2 sizes of stainless steel rings: The large rings are from C&T Designs, 18 ga and 1/4" ID, I measured them at 1.2 mm WD and 6.3 mm ID. Note: I don't find this size on their website at the moment; not sure if they are out now, or stop carrying them. Very nice rings, sure hope they are just out for now.... The small rings are from The Ring Lords, 19 ga and 7/32" ID, I measured them at 1 mm WD and 3.9 mm ID. Body of bracelet is 7 rings wide, 47 rows long from point to point at center ring, making the total length at 6 1/4", 1/4" in thickness. Since each row is really two rows trapped by each other, so it's really 94 rows. The closure is 2 pairs of simple sterling silver toggles from my stash; way under sized and out of place, desperately needs improvement. I was so exhausted by the time I finished the body, just wanted to close it off and call it a day. So, there.

New toys

Goody, goody! Nothing beats getting new toys! These are from B3 (Blue Buddha Boutique).

The duck bill pliers are a big help in pre-closing tough rings, like stainless steel, titanium. Wish I had them before starting the dragon scale bracelet; but better late than never.

The digital caliper is great. It does inner and outer diameters, inches and millimeters, takes the guess work out of ring sizes.

Now the video by Spiderchain. Wow! This is excellent; I haven't finished watching the whole thing yet, already got so much out of the first 2 chapters! I highly recommend it, so much so that I'll go back to order Volume 1 too. Almost like learning directly from the master herself, almost.

January 11, 2010

Another Half Persian... This time, in Titanium

By now, I must have made at least half a dozen Half Persians, be it 3-in-1 or 4-in-1. I'm glad they all found good "homes":-) But I still don't have one for myself.... until now, after a tough (and bloody) battle with these "Rings of the Gods!"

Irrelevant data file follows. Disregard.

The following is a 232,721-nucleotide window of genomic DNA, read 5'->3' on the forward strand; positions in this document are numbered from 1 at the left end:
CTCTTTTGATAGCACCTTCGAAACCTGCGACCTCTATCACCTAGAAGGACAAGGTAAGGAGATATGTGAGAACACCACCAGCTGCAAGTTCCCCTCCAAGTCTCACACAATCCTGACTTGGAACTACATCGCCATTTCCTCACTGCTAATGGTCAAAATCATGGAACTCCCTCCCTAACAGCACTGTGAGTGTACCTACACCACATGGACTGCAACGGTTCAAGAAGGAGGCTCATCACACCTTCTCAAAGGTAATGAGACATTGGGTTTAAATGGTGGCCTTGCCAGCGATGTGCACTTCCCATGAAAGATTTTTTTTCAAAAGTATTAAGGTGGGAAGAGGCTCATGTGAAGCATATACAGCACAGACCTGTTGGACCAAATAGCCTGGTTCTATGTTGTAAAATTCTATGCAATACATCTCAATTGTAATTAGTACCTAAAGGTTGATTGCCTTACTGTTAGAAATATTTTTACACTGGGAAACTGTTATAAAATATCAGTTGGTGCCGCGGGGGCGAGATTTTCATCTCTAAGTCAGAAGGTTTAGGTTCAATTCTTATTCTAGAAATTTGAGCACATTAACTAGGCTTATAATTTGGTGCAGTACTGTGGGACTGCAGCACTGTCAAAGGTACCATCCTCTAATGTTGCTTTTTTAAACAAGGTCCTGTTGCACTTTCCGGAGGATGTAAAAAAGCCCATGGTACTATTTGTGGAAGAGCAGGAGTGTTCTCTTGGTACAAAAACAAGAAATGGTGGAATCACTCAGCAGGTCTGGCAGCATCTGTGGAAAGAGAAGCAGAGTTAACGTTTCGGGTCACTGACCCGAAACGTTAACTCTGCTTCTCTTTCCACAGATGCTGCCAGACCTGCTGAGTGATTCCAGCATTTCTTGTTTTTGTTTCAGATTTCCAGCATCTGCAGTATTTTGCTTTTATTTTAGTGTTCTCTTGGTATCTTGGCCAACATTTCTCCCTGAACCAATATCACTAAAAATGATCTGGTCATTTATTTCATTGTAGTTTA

Just for the body of the bracelet, this HP 4-in-1 took me over 6 hours of hard labor, all because of these little stubborn titanium jump rings. They are not kidding about this material is not for beginners. Titanium rings are tough, brittle, very springy. Aligning the ring ends is nothing compared to trying to close the gap. Good thing with HP, half the rings can be pre-closed before starting the weave. Can't imagine doing a JPL with these rings....

Rings are saw cut titanium from The Ring Lords, 18 ga, 7/32" ID; I measured them to be 1.2 mm thick, 6.1 mm ID, exactly as listed on their website. Body of bracelet is 6 1/2"; about 13.5 RPI; total length including closure is just under 7 1/2". The little butterfly toggle is store bought, a good buy from San Gabriel Bead Company's last quarterly sale! Don't know what material it is... probably not anything silver-ish, but very cute, and just the right weight and tone to go with titanium's light gray finish.

So, what have I learned about titanium jump rings? They are damn hard to work with!!! And they are light weight, yet very strong, corrosion resistent, no worry about scratches, won't tarnish, but cost more than twice of stainless steel rings, almost half of niobium rings. So why titanium rings (other than the "cool" factor)? I'd say, if I want some muted colors on the rings, Ti is the less expensive way to go than Nb. Otherwise, I'd probably stick with stainless steel or silver.

January 9, 2010

Full Persian

Sometimes known as Foxtail, an interesting pattern. For the longest time, I thought this is a variation of Boxchain... Silly me.

It's not a difficult weave to learn, given there's tons of info on the web and in books, magazines. But none is as good as the video on The Beading Gem's Journal. If a picture is worth a thousand words, a video must be like a terabyte worth of words.

Stainless steel rings are from C&T Designs, 18 ga round, 1/4" ID; I measured them at about 1 mm thick, 6.3 mm ID; takes about 20 RPI for this FP 6-in-1. S hook is hand forged from 12 ga Argentium Sterling silver, salvaged from a failed experiment. Being green is a must when it comes to silver.

January 8, 2010

Caterpillar Bracelet

This is a chainmaille pattern from the Chain Maille Lady. Very cute, and rather quick to work up. I adapted a few changes to fit my stash of beads, etc.

Rings are stainless steel from The Ring Lord, 19 ga (1 mm), with 5/32" ID; crystals are SW 5040 in 8 mm Crystal 2xAB, spaced by size 11 Japanese seed beads in hematite. Store bought toggle (just a prototype, no need to fuss over the closure:-)

Joanna, what do you think? Will it look good on a Frenchie?